In honour of Bella, who turned 15 years April 18th, 2021, I wanted to share how I care for my senior dog in our daily life. The specific things (and how I do them), has developed over time as I have acquired knowledge and information on the different topics. There is sadly never a guarantee for how long we are lucky enough to have our dogs with us, but I strongly believe I can contribute greatly to my dogs quality of life through how I provide for them. I hope the following tips may be of use for other senior dog owners out there.
I started raw feeding in 2010, when Bella was about 4 years old (if you are interested in learning more about raw feeding in general, see “Raw feeding – What, why and how“). For several years I used VOM (Norwegian premade raw), until 2019 when I decided to learn how to raw feed from scratch (homemade). I prepared a custom homemade diet for Bella for about 1,5 years, and then switched to MUSH (Finnish premade raw). The reason I stopped doing the homemade diet was due to the difficulty of getting diversity in terms of protein (which is why I wanted to stop using VOM in the first place). In addition to MUSH (which is free of artificial vitamins and the reason I selected this brand) I also give oily fish like salmon, mackerel and herring as well as meaty bones once a week. About three times a week I also add a raw egg.
If you can get a variety of proteins, I highly recommend doing homemade raw, but it is important to know what you are doing so please acquire the knowledge and information you need. A great place to start is “Canine Nutrigenomics: The New Science of Feeding Your Dog for Optimum Health“. You can also check out these Facebook groups: Raw & Holistic Cat & Dog Support Group and RAW & BARF feeding for Dogs.
Please be aware that switching diets can be difficult for some dogs, especially if they have a sensitive digestion. Changing a dog`s diet should always be done gradually over a period of time and the new food/diet should be introduced slowly. Older dogs often have a slower digestion, so please be aware of this as well.
Supplements for my senior dog
I give daily supplements from Norsk Dyrehelse in form of Multiflex (Glucosamine, MSM, Green lipped Mussels, L-Arginin, Condroitin, C-vitamin and Mangan), salmon oil and blood powder. I also add my own homemade Golden Paste (which has several benefits, including anti-inflammatory and antioxidant) and Bone Broth (great for joints, gut/digestion, skin and coat). I would recommend you learn which supplements would be beneficial for your dog (it depends on their age, breed, activity and health).
Senior Friendly Exercise
Bella has 1-2 daily walks and she is the boss of the pace, so if she wants to stand around sniffing a bush for 5 minutes, that’s what we will do. After all, the walk is for her, not me. We try to vary the surface and terrain during the walk and always include a small uphill so she works out her hind legs.
Two times a week Bella does swimming in an indoor heated pool for dogs. She has been doing this for about 4 years and it has been a major contributor to keeping her in shape. Swimming builds strength and provides a cardiovascular workout without any strain on her joints.
Besides our daily walks and her weekly swimming sessions, we do fitness training 1-2 times per week on a treadmill and/or with fitness equipment for dogs. I also sometimes bring her with me and the other dogs to agility training where she gets to watch our training and do some senior friendly training herself.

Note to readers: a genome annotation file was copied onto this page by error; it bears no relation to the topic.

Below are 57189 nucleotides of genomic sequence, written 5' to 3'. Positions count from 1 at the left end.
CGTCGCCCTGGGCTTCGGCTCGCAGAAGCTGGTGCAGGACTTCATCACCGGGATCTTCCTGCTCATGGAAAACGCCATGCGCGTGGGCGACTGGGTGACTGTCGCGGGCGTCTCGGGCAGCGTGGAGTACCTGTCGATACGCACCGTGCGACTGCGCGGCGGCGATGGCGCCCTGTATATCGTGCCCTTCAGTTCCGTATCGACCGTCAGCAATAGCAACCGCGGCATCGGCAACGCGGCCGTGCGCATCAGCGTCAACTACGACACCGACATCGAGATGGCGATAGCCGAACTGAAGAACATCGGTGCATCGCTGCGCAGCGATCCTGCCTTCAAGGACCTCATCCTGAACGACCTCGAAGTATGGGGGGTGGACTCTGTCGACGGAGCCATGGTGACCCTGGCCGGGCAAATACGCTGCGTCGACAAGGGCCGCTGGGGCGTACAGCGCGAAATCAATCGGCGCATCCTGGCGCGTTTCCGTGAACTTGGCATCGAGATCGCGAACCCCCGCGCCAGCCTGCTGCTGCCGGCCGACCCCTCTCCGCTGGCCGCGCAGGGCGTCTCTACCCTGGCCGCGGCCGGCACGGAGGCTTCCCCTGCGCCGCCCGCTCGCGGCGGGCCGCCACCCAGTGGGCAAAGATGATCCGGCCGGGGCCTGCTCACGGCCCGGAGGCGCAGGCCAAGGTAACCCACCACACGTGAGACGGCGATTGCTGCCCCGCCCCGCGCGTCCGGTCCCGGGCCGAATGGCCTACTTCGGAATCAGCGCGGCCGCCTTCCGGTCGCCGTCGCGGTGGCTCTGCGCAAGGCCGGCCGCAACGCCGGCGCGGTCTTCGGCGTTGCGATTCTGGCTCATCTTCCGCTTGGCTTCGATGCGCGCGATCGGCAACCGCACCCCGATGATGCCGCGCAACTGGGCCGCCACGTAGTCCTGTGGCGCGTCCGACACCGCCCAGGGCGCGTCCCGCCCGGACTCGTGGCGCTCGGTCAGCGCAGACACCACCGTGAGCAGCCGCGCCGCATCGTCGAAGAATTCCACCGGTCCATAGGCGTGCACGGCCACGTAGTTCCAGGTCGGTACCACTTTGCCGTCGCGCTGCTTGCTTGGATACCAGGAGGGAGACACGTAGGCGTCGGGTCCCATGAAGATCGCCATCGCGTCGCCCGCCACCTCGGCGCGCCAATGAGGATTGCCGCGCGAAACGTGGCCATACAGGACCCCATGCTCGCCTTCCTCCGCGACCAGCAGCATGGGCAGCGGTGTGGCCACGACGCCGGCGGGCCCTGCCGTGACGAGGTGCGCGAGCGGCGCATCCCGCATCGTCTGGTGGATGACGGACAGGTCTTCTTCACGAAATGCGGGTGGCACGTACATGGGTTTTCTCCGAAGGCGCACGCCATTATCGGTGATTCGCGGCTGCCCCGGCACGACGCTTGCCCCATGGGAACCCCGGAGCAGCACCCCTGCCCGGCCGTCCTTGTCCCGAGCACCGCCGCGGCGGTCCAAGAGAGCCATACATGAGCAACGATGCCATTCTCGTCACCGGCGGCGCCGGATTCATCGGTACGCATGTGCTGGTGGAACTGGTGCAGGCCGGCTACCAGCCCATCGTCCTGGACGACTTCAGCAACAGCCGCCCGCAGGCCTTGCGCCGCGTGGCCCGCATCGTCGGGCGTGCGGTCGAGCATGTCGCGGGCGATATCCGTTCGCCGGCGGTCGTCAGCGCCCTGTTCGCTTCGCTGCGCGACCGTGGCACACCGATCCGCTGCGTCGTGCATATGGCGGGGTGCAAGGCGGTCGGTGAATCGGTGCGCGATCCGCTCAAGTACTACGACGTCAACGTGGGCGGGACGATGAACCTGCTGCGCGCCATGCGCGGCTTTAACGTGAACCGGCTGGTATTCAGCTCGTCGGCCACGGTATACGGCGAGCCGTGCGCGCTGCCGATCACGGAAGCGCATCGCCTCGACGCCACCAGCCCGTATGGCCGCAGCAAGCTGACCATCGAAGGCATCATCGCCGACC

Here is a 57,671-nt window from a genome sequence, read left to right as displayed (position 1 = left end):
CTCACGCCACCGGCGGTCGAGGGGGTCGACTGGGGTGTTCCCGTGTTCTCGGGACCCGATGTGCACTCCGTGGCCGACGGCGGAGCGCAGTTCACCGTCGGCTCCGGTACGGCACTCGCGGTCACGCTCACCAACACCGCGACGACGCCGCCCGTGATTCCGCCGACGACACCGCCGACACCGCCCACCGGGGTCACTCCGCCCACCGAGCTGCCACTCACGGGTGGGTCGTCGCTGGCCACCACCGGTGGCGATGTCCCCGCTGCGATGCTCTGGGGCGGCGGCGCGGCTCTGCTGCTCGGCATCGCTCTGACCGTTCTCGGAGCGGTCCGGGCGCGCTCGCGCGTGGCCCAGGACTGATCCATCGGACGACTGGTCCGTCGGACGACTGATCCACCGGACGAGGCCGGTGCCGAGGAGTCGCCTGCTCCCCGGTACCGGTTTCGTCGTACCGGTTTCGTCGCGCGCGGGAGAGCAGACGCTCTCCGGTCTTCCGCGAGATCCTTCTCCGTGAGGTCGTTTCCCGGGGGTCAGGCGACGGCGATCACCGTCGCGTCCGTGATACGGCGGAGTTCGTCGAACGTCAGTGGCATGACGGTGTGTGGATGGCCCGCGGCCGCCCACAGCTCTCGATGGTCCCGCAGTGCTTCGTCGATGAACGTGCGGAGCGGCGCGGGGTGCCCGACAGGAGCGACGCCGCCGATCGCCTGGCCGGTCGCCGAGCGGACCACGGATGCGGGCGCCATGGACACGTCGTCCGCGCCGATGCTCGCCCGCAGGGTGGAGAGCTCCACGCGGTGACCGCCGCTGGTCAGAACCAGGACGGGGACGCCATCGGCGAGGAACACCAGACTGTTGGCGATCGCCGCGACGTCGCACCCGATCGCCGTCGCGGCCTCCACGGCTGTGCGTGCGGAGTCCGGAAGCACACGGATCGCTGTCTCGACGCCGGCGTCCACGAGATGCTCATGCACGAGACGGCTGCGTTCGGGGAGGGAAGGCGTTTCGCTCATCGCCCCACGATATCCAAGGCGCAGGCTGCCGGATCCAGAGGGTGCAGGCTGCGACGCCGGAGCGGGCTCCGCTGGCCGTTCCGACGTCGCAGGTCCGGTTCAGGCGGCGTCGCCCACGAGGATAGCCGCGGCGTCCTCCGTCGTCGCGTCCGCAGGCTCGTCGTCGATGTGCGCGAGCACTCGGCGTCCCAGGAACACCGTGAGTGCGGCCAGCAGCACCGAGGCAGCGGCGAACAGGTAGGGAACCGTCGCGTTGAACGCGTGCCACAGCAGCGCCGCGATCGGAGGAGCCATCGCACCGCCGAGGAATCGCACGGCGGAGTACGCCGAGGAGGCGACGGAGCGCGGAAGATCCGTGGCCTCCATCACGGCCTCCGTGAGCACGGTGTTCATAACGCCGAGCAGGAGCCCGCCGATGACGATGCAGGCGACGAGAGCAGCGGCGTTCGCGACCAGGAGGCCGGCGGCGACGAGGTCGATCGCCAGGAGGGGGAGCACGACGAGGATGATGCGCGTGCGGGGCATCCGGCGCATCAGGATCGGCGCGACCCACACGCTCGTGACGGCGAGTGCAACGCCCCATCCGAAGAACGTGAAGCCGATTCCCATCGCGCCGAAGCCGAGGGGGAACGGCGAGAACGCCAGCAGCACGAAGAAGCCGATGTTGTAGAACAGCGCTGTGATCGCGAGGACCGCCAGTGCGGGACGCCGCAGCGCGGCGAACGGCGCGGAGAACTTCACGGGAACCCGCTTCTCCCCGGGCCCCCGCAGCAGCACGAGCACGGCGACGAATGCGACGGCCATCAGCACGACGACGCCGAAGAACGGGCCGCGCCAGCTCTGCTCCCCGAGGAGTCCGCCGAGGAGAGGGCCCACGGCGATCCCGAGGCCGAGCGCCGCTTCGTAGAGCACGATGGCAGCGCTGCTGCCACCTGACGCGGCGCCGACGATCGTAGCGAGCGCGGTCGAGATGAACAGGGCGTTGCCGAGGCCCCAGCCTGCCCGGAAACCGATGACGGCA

Regular Checkups and Treatment
Bella has regular checkups and treatments from her physiotherapist and her chiropractor. Every 4.-5. week she has physiotherapy and laser treatment. Every 6.-8. week she has chiropractor treatment. Bella is not the type of dog that will tell you or show any signs when she is in pain, so having professionals work closely with her will allow us to detect any soreness, stiffness or other pains early on, even though she might not be showing it on a daily basis.
Facilitating for my Senior Dog
A senior dog will not have the core muscles and foothold as they used to, so if you have slippery surfaces at home, you can place rugs/anti-slip mats. You can also use booties for a better foothold if you do not want rugs/mats or if you and your dog are visiting family/friend’s houses.
If you have a staircase your dogs need to climb on a regular basis, it might be an idea to install a ramp for them to use instead. Senior dogs might have trouble using stairs due to loss of muscle and/or balance.
For dog beds I can highly recommend getting a type of Memory Foam bed for senior dogs. They are soft and gentle for the joints. Another good alternative is wool beds, which is both soft but also keeps the senior body nice and warm.
When going for walks, remember a senior dog will freeze more easily and when they do, their joints become stiffer. So use a jacket for the cold or the rain when you take your senior dog for walks.
Raw feeding is the diet I prefer for my dogs, but you can always enhance your dogs diet through supplements if you prefer otherwise. For exercising my senior dog, I believe in regular varied training combined with checkups from professionals to know what to focus on more. Most of a senior dog’s life, is at home and facilitating the premises (stairs, slippery surfaces and beds) is essential for their comfort in my mind. I hope you found some useful tips and if you have any questions, please feel free to contact me or leave a comment.
I would like to add one more tip. If you have more than one dog (and especially if one of them is a senior), take the time to spend some quality time just the two of you. Take a walk somewhere your senior dog loves. Make the time, so they can sniff that bush for 5 minutes. Let them spend forever finding that perfect spot to pee. Because in the end, it is those little things you will miss.